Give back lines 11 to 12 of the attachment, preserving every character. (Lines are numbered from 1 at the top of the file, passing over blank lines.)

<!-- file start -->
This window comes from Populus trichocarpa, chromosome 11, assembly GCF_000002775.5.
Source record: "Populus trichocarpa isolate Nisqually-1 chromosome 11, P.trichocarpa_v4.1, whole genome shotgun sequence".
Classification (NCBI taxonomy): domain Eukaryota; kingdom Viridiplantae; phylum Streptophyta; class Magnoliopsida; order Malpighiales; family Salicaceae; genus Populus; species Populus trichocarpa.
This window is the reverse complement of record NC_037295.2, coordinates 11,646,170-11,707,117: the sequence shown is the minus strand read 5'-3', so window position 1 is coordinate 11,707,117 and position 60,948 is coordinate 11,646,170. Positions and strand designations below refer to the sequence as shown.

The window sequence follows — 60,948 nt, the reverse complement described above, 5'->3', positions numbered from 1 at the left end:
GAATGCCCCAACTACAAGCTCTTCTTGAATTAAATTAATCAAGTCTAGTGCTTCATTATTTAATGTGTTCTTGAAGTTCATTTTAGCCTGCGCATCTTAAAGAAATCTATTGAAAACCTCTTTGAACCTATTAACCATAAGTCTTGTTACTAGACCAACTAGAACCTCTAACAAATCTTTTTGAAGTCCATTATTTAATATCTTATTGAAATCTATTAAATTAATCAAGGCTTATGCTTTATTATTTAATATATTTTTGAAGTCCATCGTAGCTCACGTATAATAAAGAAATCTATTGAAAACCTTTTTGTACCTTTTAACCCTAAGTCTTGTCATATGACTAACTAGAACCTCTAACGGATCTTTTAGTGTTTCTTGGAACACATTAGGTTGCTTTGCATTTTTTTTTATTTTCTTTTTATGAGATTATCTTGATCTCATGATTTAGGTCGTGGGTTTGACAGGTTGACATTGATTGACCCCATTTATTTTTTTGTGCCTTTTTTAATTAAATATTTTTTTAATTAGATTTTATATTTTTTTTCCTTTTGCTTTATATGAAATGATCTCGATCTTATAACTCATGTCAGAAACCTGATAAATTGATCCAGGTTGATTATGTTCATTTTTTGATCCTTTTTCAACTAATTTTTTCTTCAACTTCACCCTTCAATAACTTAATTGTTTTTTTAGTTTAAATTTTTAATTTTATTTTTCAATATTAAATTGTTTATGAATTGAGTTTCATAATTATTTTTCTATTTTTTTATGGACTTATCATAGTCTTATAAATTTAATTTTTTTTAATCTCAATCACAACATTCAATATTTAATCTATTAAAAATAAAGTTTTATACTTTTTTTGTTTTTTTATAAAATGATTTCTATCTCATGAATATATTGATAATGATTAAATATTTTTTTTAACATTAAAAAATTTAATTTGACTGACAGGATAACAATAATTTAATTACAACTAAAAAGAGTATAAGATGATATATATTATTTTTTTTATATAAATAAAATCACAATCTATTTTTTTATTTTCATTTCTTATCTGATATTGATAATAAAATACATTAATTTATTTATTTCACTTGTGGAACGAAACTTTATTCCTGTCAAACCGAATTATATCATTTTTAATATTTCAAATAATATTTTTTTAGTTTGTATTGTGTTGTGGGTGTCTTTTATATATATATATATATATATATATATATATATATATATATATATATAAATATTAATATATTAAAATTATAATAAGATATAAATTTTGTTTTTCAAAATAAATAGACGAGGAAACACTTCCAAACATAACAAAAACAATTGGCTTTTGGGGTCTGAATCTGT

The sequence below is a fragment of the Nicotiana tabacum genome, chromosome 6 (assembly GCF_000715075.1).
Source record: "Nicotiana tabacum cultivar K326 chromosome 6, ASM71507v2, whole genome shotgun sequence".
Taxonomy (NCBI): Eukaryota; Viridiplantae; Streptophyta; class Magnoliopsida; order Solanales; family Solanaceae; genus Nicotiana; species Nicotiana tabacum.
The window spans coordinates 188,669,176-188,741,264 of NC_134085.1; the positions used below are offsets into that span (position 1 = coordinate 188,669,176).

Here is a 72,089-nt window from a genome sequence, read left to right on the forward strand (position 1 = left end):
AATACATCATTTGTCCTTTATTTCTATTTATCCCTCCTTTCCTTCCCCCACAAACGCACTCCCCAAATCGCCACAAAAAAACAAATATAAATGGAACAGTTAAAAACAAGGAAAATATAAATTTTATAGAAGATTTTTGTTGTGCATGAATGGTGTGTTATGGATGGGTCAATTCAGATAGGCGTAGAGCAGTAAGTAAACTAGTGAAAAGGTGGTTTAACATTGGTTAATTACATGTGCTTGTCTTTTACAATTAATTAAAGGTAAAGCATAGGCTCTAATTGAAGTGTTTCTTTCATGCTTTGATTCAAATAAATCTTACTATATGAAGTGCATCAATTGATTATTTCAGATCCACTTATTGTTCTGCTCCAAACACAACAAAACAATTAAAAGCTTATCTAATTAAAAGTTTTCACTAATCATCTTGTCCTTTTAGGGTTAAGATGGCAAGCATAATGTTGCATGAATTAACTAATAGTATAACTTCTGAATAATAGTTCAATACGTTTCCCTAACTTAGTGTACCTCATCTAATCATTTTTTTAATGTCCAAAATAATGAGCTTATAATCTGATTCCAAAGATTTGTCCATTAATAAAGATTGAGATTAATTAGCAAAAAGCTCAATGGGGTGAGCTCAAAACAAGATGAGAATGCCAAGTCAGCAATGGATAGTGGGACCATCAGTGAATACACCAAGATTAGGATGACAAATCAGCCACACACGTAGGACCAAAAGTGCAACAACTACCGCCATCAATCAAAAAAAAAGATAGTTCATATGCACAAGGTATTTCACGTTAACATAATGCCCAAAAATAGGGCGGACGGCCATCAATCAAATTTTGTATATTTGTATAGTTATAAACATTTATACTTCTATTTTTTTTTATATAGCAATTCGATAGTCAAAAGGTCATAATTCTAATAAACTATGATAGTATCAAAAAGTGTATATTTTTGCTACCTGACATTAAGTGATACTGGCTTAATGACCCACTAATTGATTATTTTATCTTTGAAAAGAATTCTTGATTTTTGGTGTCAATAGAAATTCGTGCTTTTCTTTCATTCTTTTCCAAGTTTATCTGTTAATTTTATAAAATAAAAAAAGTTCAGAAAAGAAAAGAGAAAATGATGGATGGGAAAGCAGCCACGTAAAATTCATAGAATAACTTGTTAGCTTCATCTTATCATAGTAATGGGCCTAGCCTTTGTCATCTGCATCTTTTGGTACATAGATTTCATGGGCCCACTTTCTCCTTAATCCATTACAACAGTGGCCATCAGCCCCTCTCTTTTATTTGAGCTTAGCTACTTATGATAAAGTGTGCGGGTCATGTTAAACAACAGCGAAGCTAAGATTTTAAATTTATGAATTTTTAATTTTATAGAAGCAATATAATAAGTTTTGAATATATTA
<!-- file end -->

Here is a 72,089-nt window from a genome sequence, read left to right on the forward strand (position 1 = left end):
AATACATCATTTGTCCTTTATTTCTATTTATCCCTCCTTTCCTTCCCCCACAAACGCACTCCCCAAATCGCCACAAAAAAACAAATATAAATGGAACAGTTAAAAACAAGGAAAATATAAATTTTATAGAAGATTTTTGTTGTGCATGAATGGTGTGTTATGGATGGGTCAATTCAGATAGGCGTAGAGCAGTAAGTAAACTAGTGAAAAGGTGGTTTAACATTGGTTAATTACATGTGCTTGTCTTTTACAATTAATTAAAGGTAAAGCATAGGCTCTAATTGAAGTGTTTCTTTCATGCTTTGATTCAAATAAATCTTACTATATGAAGTGCATCAATTGATTATTTCAGATCCACTTATTGTTCTGCTCCAAACACAACAAAACAATTAAAAGCTTATCTAATTAAAAGTTTTCACTAATCATCTTGTCCTTTTAGGGTTAAGATGGCAAGCATAATGTTGCATGAATTAACTAATAGTATAACTTCTGAATAATAGTTCAATACGTTTCCCTAACTTAGTGTACCTCATCTAATCATTTTTTTAATGTCCAAAATAATGAGCTTATAATCTGATTCCAAAGATTTGTCCATTAATAAAGATTGAGATTAATTAGCAAAAAGCTCAATGGGGTGAGCTCAAAACAAGATGAGAATGCCAAGTCAGCAATGGATAGTGGGACCATCAGTGAATACACCAAGATTAGGATGACAAATCAGCCACACACGTAGGACCAAAAGTGCAACAACTACCGCCATCAATCAAAAAAAAAGATAGTTCATATGCACAAGGTATTTCACGTTAACATAATGCCCAAAAATAGGGCGGACGGCCATCAATCAAATTTTGTATATTTGTATAGTTATAAACATTTATACTTCTATTTTTTTTTATATAGCAATTCGATAGTCAAAAGGTCATAATTCTAATAAACTATGATAGTATCAAAAAGTGTATATTTTTGCTACCTGACATTAAGTGATACTGGCTTAATGACCCACTAATTGATTATTTTATCTTTGAAAAGAATTCTTGATTTTTGGTGTCAATAGAAATTCGTGCTTTTCTTTCATTCTTTTCCAAGTTTATCTGTTAATTTTATAAAATAAAAAAAGTTCAGAAAAGAAAAGAGAAAATGATGGATGGGAAAGCAGCCACGTAAAATTCATAGAATAACTTGTTAGCTTCATCTTATCATAGTAATGGGCCTAGCCTTTGTCATCTGCATCTTTTGGTACATAGATTTCATGGGCCCACTTTCTCCTTAATCCATTACAACAGTGGCCATCAGCCCCTCTCTTTTATTTGAGCTTAGCTACTTATGATAAAGTGTGCGGGTCATGTTAAACAACAGCGAAGCTAAGATTTTAAATTTATGAATTTTTAATTTTATAGAAGCAATATAATAAGTTTTGAATATATTA